1.) Where Can I Get Coupons?
Perhaps one of the most asked questions from beginners is, “Where can I find coupons?” Well, I am happy to report that there are MANY great places to get them:
- The Sunday Paper- This is probably your best resource for finding coupons. Generally, you will find from 1-4 coupon inserts in the paper each week. The insert sources are Smart Source, Red Plum, and Proctor & Gamble (P&G). The P & G insert – which contains all your non-food items such as deodorant and laundry detergent-only comes out once a month, on the last Sunday of the month. If the last Sunday is a holiday, it will come out the next week. If you want to know what coupons are going to be in the paper before it comes out, go to sundaycouponpreview.com. You will find a list of all the upcoming coupons and a schedule of inserts for each month of 2012.
In the beginning, I recommend only getting 1 or 2 papers at the most. You don’t want to overwhelm yourself while you are trying to get the hang of it. If you live in an area that delivers the paper, you can usually get it a little cheaper by purchasing a subscription. Through a subscription, I can usually get the paper at about $1.25 an issue. As you get more comfortable with how couponing works, you may want to consider purchasing more papers depending on how good the coupons are that week.
- Printable Internet Coupons – If you don’t have a printer, I would suggest trying to get one cheap or with a great sale. Printable coupons are free and a great way to get some coupons that you may or may not see in the Sunday Paper. The main sources for printable coupons are Coupons.com, Red Plum.com, and Smart Source.com, although many manufacturers’ websites also offer coupons from time to time. To see my tips for printing coupons and printing FAQs, go here to read my Tips for Coupon Printing Post:
- “Peelies” and “Winetags” – these are manufacturers’ coupons that are attached to the product on the shelf that you “peel off” or that are hanging around the cap of the item. Usually you can either use them right away or save them for another time. I don’t know how many times an item has been on sale and then there has been a coupon attached to the product as well. If you already have a manufacturers’ coupon for this product, you would not be able to use both, so you would save either the “peelie” or your other manufacturers’ coupon for another time. See picture of a “peelie” below:
- “Blinkies” – these are coupons you find in those little boxes near an item on the shelf that may or may not be “blinking”. Take a few but leave enough for others!
- There may also be Tear Pads lying on the shelf near a product with coupons that you can “tear off” and use at the register. These may also be MIR (Mail-in-Rebate) forms.
- Item Packaging – Before you toss the item’s packaging away, check to see if there is a coupon printed on it. Sometimes there will be one inside, sometimes outside.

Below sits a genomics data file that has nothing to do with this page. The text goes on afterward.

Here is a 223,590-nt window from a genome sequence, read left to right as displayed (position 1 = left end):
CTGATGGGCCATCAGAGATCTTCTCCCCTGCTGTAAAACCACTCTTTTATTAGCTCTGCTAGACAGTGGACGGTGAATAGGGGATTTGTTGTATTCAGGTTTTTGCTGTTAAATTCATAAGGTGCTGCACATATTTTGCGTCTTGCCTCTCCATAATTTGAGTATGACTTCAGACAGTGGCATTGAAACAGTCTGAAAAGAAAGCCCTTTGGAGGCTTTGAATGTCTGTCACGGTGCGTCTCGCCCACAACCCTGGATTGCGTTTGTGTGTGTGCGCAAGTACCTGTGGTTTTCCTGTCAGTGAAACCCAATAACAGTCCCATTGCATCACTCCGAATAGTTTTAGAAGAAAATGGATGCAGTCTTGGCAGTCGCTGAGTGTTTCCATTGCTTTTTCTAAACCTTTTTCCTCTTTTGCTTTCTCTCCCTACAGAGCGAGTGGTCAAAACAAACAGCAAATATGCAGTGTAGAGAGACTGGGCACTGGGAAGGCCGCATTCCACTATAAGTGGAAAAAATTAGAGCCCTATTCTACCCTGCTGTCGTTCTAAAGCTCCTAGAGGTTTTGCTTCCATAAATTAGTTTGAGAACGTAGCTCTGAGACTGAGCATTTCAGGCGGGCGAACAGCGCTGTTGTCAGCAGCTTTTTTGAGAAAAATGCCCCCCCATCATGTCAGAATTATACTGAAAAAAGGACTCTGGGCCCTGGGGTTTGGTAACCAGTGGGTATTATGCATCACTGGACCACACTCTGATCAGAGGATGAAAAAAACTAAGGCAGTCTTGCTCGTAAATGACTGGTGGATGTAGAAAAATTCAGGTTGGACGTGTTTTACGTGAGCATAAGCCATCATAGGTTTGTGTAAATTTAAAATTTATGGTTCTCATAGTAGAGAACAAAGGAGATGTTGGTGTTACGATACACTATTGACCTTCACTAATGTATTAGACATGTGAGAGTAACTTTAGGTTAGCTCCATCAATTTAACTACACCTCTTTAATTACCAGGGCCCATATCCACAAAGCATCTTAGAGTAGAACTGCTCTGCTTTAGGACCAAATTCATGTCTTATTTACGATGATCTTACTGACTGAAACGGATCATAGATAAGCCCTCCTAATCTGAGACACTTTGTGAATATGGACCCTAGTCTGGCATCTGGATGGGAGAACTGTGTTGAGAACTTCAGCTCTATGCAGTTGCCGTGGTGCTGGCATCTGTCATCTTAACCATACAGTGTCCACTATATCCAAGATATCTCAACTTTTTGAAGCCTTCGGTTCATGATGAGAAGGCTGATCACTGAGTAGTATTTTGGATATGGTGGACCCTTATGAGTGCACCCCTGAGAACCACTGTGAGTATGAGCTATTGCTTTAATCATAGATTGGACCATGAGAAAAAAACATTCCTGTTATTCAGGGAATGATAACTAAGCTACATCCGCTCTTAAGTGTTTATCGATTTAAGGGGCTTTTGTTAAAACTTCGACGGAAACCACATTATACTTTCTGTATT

- My grocery store recently started a “Coupon Trading Center” where you can bring in your unused coupons and trade them for other ones that you might need. This is a great way to make sure coupons do not go to waste. I also leave my expired coupons here because my grocery store collects them to send to military families. Families in the military can use expired coupons up to 6 months past the expiration date. So check to see if your grocery store has a “trade center”.
- Store Coupons – these are coupons that are specific to a particular store. Many grocery stores have their own coupons that they offer to their customers, as well as drugstores and pharmacies like CVS and Walgreens. You will find these in the store usually in a coupon booklet or flier. Some store coupons print out at the register with your receipt. These are called “catalinas” and you can use them on your next purchase. Store coupons can be “stacked” or used in conjunction with a manufacturers’ coupon for even greater savings! When you start “stacking” a manufacturers’ coupon, a store coupon, and a sale, you’ve got yourself some great savings – you might even get the item for FREE or better than FREE!
- EBAY – This one I suggest with caution because you really have to weigh the price that you have to pay with the savings you will get from the coupons. I have purchased coupons from EBAY before, but only when I can get at least 15-20 of the same coupon, and when I can pay no more than $1.50 for them. Last year, I purchased 20 $0.75/1 Crest Toothpaste Coupons when my grocery store had Crest on sale for $1.50. My coupons doubled to $1.50, making the toothpastes FREE! I got the products at 2 different stores so there would be plenty left on the shelves for other shoppers.
- Unexpected Places! There are some places that you might not think of – like your Doctor’s Office or Dentist’s Office! The last time I was at my dentist’s office, I picked up coupons off a tear pad that was lying there with $2/1 floss and toothbrushes. I paired them with a sale at CVS the next week and got floss and toothbrushes for FREE! So keep your eye out when you go for your appointments, or even your kids’ appointments! Another place you might not think of is your local Recycling Center. The last time I went to recycle my old newspapers, there were 2 almost uncut coupon inserts lying right on the top of the pile! I snatched them up and there were high value coupons inside.
Coupons are everywhere and if you just keep your eye out, you’ll start seeing them in places you never even thought of! Have you seen coupons in other places? I would love to hear! Any questions about where to get coupons? Feel free to e-mail me at firstname.lastname@example.org.